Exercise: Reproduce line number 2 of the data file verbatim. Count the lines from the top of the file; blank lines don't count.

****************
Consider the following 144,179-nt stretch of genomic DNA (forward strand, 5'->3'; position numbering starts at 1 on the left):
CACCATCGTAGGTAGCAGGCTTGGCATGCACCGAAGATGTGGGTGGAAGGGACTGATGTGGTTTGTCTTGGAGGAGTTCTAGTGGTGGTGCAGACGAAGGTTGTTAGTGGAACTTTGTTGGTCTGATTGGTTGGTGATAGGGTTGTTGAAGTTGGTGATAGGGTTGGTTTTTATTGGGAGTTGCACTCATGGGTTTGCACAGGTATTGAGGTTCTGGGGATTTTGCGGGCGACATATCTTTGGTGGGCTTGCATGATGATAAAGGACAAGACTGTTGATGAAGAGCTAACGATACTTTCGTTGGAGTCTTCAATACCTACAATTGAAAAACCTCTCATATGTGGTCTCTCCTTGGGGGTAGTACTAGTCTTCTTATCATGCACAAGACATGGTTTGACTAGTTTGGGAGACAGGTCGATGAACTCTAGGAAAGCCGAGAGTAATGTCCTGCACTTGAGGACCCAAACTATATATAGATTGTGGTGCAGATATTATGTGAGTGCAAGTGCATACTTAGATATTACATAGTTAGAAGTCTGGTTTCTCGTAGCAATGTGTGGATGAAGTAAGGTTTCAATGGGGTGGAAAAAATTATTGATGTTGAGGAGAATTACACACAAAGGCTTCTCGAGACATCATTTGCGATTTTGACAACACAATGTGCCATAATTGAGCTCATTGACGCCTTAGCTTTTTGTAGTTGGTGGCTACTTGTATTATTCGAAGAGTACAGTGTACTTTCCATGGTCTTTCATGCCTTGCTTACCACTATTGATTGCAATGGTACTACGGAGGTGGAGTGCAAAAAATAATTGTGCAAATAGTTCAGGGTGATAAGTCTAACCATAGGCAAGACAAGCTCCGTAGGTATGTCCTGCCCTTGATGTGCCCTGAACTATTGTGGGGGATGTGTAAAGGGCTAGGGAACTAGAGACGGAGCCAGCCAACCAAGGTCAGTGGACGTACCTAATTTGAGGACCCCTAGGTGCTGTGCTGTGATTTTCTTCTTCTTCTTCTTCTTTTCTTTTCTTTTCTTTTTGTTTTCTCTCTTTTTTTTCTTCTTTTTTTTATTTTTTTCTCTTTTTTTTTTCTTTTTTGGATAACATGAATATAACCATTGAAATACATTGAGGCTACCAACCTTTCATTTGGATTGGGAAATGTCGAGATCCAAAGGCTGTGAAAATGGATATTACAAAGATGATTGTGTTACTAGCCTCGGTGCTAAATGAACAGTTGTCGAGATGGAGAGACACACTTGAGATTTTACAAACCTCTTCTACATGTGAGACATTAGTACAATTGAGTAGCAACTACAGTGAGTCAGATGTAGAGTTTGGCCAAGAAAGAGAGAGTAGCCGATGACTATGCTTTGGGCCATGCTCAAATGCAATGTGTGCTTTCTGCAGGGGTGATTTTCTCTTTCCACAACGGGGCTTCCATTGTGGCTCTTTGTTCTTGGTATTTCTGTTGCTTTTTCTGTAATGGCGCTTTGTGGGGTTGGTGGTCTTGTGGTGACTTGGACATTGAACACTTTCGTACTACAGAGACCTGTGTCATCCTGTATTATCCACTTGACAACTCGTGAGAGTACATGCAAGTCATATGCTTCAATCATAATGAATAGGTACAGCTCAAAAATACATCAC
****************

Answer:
CACCATCGTAGGTAGCAGGCTTGGCATGCACCGAAGATGTGGGTGGAAGGGACTGATGTGGTTTGTCTTGGAGGAGTTCTAGTGGTGGTGCAGACGAAGGTTGTTAGTGGAACTTTGTTGGTCTGATTGGTTGGTGATAGGGTTGTTGAAGTTGGTGATAGGGTTGGTTTTTATTGGGAGTTGCACTCATGGGTTTGCACAGGTATTGAGGTTCTGGGGATTTTGCGGGCGACATATCTTTGGTGGGCTTGCATGATGATAAAGGACAAGACTGTTGATGAAGAGCTAACGATACTTTCGTTGGAGTCTTCAATACCTACAATTGAAAAACCTCTCATATGTGGTCTCTCCTTGGGGGTAGTACTAGTCTTCTTATCATGCACAAGACATGGTTTGACTAGTTTGGGAGACAGGTCGATGAACTCTAGGAAAGCCGAGAGTAATGTCCTGCACTTGAGGACCCAAACTATATATAGATTGTGGTGCAGATATTATGTGAGTGCAAGTGCATACTTAGATATTACATAGTTAGAAGTCTGGTTTCTCGTAGCAATGTGTGGATGAAGTAAGGTTTCAATGGGGTGGAAAAAATTATTGATGTTGAGGAGAATTACACACAAAGGCTTCTCGAGACATCATTTGCGATTTTGACAACACAATGTGCCATAATTGAGCTCATTGACGCCTTAGCTTTTTGTAGTTGGTGGCTACTTGTATTATTCGAAGAGTACAGTGTACTTTCCATGGTCTTTCATGCCTTGCTTACCACTATTGATTGCAATGGTACTACGGAGGTGGAGTGCAAAAAATAATTGTGCAAATAGTTCAGGGTGATAAGTCTAACCATAGGCAAGACAAGCTCCGTAGGTATGTCCTGCCCTTGATGTGCCCTGAACTATTGTGGGGGATGTGTAAAGGGCTAGGGAACTAGAGACGGAGCCAGCCAACCAAGGTCAGTGGACGTACCTAATTTGAGGACCCCTAGGTGCTGTGCTGTGATTTTCTTCTTCTTCTTCTTCTTTTCTTTTCTTTTCTTTTTGTTTTCTCTCTTTTTTTTCTTCTTTTTTTTATTTTTTTCTCTTTTTTTTTTCTTTTTTGGATAACATGAATATAACCATTGAAATACATTGAGGCTACCAACCTTTCATTTGGATTGGGAAATGTCGAGATCCAAAGGCTGTGAAAATGGATATTACAAAGATGATTGTGTTACTAGCCTCGGTGCTAAATGAACAGTTGTCGAGATGGAGAGACACACTTGAGATTTTACAAACCTCTTCTACATGTGAGACATTAGTACAATTGAGTAGCAACTACAGTGAGTCAGATGTAGAGTTTGGCCAAGAAAGAGAGAGTAGCCGATGACTATGCTTTGGGCCATGCTCAAATGCAATGTGTGCTTTCTGCAGGGGTGATTTTCTCTTTCCACAACGGGGCTTCCATTGTGGCTCTTTGTTCTTGGTATTTCTGTTGCTTTTTCTGTAATGGCGCTTTGTGGGGTTGGTGGTCTTGTGGTGACTTGGACATTGAACACTTTCGTACTACAGAGACCTGTGTCATCCTGTATTATCCACTTGACAACTCGTGAGAGTACATGCAAGTCATATGCTTCAATCATAATGAATAGGTACAGCTCAAAAATACATCAC